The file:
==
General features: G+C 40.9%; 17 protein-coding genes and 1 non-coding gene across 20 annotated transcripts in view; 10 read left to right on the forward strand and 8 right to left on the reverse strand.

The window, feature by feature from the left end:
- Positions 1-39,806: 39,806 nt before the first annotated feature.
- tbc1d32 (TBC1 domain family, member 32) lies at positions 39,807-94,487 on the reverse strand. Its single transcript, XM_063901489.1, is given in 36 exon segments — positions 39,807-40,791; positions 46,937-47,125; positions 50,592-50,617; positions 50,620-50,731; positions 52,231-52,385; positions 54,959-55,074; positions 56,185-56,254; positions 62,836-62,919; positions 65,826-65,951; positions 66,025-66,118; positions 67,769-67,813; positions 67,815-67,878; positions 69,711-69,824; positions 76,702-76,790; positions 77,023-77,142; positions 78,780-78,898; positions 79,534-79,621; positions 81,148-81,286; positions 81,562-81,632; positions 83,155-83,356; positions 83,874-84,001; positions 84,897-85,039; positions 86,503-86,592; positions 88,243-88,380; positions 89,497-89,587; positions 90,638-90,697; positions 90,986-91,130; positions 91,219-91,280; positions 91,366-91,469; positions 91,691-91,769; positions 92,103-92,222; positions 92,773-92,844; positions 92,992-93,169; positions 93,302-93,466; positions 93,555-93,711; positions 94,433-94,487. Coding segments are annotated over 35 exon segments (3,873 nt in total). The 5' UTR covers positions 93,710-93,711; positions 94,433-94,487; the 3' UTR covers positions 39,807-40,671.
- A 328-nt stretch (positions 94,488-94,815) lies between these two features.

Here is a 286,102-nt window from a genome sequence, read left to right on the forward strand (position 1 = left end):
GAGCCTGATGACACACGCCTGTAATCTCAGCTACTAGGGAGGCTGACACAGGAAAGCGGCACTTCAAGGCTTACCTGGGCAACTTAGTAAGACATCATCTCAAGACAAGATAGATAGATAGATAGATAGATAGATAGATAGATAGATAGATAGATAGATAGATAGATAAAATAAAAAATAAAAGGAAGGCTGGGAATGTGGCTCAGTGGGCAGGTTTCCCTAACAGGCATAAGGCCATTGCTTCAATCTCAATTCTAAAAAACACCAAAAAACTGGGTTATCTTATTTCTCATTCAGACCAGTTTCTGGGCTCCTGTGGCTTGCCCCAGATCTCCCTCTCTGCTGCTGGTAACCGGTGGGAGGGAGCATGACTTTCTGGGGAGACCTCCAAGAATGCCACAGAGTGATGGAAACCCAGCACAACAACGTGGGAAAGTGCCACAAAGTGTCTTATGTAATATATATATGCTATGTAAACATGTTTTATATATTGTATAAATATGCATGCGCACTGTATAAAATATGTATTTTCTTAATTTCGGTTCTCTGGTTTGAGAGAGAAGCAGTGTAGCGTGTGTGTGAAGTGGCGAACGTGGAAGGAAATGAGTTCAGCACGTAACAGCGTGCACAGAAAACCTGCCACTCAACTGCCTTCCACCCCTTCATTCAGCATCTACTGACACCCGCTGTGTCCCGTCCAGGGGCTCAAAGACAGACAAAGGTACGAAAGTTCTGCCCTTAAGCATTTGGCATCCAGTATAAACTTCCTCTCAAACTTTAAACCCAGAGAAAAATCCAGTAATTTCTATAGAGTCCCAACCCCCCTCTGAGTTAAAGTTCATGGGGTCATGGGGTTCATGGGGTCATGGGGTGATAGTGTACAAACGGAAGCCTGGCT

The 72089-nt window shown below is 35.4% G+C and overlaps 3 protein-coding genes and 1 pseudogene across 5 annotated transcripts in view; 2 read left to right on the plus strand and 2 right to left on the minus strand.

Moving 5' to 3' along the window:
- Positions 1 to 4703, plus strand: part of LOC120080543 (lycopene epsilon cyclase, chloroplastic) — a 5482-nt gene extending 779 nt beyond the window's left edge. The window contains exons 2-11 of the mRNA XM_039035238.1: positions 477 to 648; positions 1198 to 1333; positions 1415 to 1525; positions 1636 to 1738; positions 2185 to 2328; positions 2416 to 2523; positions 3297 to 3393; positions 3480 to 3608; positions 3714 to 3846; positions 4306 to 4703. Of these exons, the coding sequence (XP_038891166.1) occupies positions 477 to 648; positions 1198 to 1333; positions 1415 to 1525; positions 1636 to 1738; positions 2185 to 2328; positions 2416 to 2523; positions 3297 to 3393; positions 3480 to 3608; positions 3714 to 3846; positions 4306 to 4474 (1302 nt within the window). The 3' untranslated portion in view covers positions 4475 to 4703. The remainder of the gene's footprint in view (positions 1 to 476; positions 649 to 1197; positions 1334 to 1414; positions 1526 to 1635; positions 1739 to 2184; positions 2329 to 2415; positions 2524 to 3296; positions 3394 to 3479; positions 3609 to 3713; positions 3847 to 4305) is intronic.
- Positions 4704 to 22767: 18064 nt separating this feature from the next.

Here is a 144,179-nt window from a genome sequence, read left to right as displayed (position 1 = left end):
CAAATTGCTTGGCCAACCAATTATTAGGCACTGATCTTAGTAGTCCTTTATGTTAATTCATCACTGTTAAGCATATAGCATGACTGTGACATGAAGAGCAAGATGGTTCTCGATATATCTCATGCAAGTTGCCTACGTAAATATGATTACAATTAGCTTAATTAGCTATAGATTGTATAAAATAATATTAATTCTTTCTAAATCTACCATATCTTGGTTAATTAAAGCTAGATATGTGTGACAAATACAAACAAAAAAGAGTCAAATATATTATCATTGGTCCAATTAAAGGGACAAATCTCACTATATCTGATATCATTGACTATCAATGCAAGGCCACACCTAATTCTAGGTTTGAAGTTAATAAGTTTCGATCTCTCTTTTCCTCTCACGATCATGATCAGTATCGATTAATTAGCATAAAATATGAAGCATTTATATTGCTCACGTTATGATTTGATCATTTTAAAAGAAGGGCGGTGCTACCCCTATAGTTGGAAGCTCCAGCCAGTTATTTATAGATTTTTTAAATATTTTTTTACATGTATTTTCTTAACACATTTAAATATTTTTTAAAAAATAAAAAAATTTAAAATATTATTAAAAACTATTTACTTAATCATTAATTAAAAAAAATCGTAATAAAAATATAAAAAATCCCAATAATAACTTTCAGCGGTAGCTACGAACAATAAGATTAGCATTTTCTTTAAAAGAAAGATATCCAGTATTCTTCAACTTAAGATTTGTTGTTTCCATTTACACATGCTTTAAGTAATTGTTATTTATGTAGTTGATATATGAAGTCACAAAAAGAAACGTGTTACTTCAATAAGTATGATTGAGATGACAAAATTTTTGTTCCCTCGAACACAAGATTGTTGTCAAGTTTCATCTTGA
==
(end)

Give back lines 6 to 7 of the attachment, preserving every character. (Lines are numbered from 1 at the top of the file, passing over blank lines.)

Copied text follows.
Here is a 286,102-nt window from a genome sequence, read left to right on the forward strand (position 1 = left end):
GAGCCTGATGACACACGCCTGTAATCTCAGCTACTAGGGAGGCTGACACAGGAAAGCGGCACTTCAAGGCTTACCTGGGCAACTTAGTAAGACATCATCTCAAGACAAGATAGATAGATAGATAGATAGATAGATAGATAGATAGATAGATAGATAGATAGATAGATAAAATAAAAAATAAAAGGAAGGCTGGGAATGTGGCTCAGTGGGCAGGTTTCCCTAACAGGCATAAGGCCATTGCTTCAATCTCAATTCTAAAAAACACCAAAAAACTGGGTTATCTTATTTCTCATTCAGACCAGTTTCTGGGCTCCTGTGGCTTGCCCCAGATCTCCCTCTCTGCTGCTGGTAACCGGTGGGAGGGAGCATGACTTTCTGGGGAGACCTCCAAGAATGCCACAGAGTGATGGAAACCCAGCACAACAACGTGGGAAAGTGCCACAAAGTGTCTTATGTAATATATATATGCTATGTAAACATGTTTTATATATTGTATAAATATGCATGCGCACTGTATAAAATATGTATTTTCTTAATTTCGGTTCTCTGGTTTGAGAGAGAAGCAGTGTAGCGTGTGTGTGAAGTGGCGAACGTGGAAGGAAATGAGTTCAGCACGTAACAGCGTGCACAGAAAACCTGCCACTCAACTGCCTTCCACCCCTTCATTCAGCATCTACTGACACCCGCTGTGTCCCGTCCAGGGGCTCAAAGACAGACAAAGGTACGAAAGTTCTGCCCTTAAGCATTTGGCATCCAGTATAAACTTCCTCTCAAACTTTAAACCCAGAGAAAAATCCAGTAATTTCTATAGAGTCCCAACCCCCCTCTGAGTTAAAGTTCATGGGGTCATGGGGTTCATGGGGTCATGGGGTGATAGTGTACAAACGGAAGCCTGGCT